As the East African Community Common Market Protocol comes into force today, it brings with it new opportunities and challenges for us in Kenya and the region.
It is worth noting that this action is largely symbolic than practical. By symbolic, I mean that while the Protocol takes effect today, there are many issues which will need to be streamlined on the ground to capture its essence.
The core purpose of this integration is ‘to widen and deepen cooperation amongst partner states for economic and social benefits’. This can only happen if all member states ensure free entry of labour, goods, services, capital and also provide for the right of employment and establishment to the other members of the EAC. For example, there is need to harmonise our tax laws and remove non-tariff barriers to begin with, as a measure of uniformity and equity for all.
I want to reiterate the message given by the state that implementation of the Protocol will be a progressive rather than immediate affair. Do not expect that today you will be able to travel to any of the other countries and automatically carry out business. You will still need to undergo the rigorous process of registration and licensing until such requirements are synchronised.
As with any agreement, all parties are driven first by their own national interests before subscribing to the collective agenda. Bearing this in mind, I would urge Kenyans to be neither too trusting nor mistrusting of our partners. We must understand that our partners probably harbour the same if not greater reservations than we do, and in their quest for self-preservation, may move at a slower speed than we would expect.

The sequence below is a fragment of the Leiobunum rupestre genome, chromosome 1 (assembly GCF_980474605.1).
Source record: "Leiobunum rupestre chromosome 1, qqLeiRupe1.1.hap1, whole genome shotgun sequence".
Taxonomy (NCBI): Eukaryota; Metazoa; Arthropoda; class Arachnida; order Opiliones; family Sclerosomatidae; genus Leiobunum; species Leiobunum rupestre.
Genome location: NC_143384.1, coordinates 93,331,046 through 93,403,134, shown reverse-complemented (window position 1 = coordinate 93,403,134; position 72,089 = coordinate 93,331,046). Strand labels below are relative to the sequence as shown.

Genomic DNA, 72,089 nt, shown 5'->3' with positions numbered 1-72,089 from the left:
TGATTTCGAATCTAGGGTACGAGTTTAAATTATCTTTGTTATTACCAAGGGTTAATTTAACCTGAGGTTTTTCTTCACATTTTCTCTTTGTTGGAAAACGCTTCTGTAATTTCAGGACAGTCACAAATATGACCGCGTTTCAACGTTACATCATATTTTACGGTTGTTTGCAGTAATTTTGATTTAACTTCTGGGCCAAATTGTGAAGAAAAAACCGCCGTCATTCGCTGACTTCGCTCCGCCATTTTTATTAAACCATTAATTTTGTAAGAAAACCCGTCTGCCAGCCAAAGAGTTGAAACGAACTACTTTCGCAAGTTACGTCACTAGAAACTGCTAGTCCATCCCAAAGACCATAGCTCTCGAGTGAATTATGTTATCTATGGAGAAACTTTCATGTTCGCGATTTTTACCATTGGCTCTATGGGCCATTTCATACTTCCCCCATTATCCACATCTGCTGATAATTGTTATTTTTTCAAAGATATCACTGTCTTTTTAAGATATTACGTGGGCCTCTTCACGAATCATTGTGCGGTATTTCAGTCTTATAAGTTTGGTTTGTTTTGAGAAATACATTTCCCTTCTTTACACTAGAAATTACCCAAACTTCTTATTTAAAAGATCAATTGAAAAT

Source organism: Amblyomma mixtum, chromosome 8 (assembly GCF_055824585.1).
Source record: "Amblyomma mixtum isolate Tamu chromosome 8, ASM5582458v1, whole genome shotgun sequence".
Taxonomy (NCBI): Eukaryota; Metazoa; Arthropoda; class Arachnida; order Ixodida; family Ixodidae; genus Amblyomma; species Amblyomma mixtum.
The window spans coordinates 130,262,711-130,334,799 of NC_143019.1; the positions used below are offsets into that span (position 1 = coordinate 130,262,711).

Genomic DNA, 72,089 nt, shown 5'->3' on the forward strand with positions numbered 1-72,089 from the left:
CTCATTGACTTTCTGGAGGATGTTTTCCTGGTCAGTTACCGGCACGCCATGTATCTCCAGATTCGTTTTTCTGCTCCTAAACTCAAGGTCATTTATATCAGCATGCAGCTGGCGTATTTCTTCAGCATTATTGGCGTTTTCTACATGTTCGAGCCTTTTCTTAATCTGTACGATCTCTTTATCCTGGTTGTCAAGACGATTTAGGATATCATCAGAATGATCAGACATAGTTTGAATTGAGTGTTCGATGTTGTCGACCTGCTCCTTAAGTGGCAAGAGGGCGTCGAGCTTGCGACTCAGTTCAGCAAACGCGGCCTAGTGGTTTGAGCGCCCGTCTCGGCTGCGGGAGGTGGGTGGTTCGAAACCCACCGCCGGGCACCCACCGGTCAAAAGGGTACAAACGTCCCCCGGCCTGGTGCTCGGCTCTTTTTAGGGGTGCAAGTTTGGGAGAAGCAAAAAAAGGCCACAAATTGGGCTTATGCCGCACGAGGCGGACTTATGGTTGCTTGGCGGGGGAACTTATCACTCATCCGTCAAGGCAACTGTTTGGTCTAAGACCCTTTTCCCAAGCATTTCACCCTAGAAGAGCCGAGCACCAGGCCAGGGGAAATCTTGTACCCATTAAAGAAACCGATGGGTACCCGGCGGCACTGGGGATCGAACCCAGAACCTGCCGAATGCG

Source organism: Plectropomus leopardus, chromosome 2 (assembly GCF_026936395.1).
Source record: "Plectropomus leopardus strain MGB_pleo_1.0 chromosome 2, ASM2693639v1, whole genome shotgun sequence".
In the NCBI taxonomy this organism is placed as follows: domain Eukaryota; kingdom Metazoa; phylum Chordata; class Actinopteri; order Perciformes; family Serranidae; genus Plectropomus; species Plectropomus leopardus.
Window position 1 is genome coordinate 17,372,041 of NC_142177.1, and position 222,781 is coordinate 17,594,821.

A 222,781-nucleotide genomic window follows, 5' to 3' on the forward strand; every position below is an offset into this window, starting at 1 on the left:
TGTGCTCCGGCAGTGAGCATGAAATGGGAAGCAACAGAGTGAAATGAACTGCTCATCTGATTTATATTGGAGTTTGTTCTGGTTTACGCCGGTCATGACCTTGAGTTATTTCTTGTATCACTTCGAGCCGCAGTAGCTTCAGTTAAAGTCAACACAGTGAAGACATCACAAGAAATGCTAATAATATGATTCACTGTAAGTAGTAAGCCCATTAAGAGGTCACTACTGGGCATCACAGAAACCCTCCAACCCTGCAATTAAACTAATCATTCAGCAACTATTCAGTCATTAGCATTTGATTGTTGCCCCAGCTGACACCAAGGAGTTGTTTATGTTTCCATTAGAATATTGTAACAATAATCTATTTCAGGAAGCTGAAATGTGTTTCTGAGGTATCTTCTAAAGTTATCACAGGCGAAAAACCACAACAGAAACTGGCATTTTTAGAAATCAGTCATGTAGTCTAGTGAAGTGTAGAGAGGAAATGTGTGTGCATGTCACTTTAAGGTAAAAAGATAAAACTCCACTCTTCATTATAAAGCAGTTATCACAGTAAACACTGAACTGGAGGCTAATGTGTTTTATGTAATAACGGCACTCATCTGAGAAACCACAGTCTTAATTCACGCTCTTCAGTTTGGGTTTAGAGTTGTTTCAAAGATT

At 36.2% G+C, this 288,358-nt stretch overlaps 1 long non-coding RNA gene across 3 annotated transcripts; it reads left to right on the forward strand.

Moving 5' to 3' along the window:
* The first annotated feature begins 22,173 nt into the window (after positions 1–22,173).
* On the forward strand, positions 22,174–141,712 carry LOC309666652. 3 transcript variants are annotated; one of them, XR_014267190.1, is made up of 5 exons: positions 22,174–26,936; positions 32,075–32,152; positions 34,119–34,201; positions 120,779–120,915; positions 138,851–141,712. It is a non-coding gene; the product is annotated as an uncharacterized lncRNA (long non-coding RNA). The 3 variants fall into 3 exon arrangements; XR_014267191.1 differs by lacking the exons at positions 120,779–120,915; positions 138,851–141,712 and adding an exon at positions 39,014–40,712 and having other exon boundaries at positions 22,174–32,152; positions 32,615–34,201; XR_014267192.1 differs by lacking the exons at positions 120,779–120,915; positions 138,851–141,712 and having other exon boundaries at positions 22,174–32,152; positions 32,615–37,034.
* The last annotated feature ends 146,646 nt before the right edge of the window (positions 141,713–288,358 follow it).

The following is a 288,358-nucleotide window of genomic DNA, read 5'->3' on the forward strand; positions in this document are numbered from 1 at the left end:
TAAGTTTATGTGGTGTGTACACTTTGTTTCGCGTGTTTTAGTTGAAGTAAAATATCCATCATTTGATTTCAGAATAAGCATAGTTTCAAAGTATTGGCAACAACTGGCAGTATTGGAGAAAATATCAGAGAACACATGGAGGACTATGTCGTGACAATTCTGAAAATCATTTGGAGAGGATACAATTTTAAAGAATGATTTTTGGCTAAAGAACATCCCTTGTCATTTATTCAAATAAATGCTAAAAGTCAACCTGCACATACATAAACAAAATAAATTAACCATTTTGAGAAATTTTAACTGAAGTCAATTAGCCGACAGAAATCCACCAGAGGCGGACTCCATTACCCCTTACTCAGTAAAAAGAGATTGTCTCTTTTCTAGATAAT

I am of the opinion that implementing this protocol is the best thing that could happen for the East African people and their businesses.
As I have said previously, we will be creating a huge common market with a target population of 120 million people. In effect, we will have greater capacity to attract foreign investors and will hasten the pace of regional development as compared to, if each country were to go at it alone. Secondly, by becoming a unified voice, we are able to engage and negotiate with our Western and Asian counterparts for better trade agreements. Unified, we emerge a stronger unit that can take advantage of our synergies and use them to our advantage.
As a region, we have witnessed the benefits of integration before; way back in the 70’s when the community was alive. We know very well what went wrong and could start to point fingers at the slightest mishap. However, we know very well that the collective benefits far outweigh our individual pride and hope that sense will prevail.
Going forward, I hope that that we will not retreat into our past mistakes. That we will seek to promote equity amongst partner states and that each leader will be committed to the objective and vision of the protocol. The onus falls upon the respective heads of EAC member countries, to employ persuasive rather than coercive tactics in ensuring the implementation of the protocol. We would rather have slow but steady integration steps, rather than leave our neighbours behind. This is the only way we can ensure progression to the next milestones, of a monetary union and a political federation.
On the ground, there is need for all governments to offer massive sensitization campaigns to their officers and trainers mandated with the implementation of this process. East Africans want to feel they are respected and welcome across the borders….that is all.
The implementation process, if managed with due care and respect of all citizens, has the potential to restore the glory of the East African Community rather than tear us apart.
On a different note, let me take this opportunity to wish the Prime Minister a quick recovery. As a principal partner in the grand coalition, we recognise your valuable input in ensuring the preservation of our country and its citizens, and pray that God restores your health so that you can continue with your national, regional and international duties.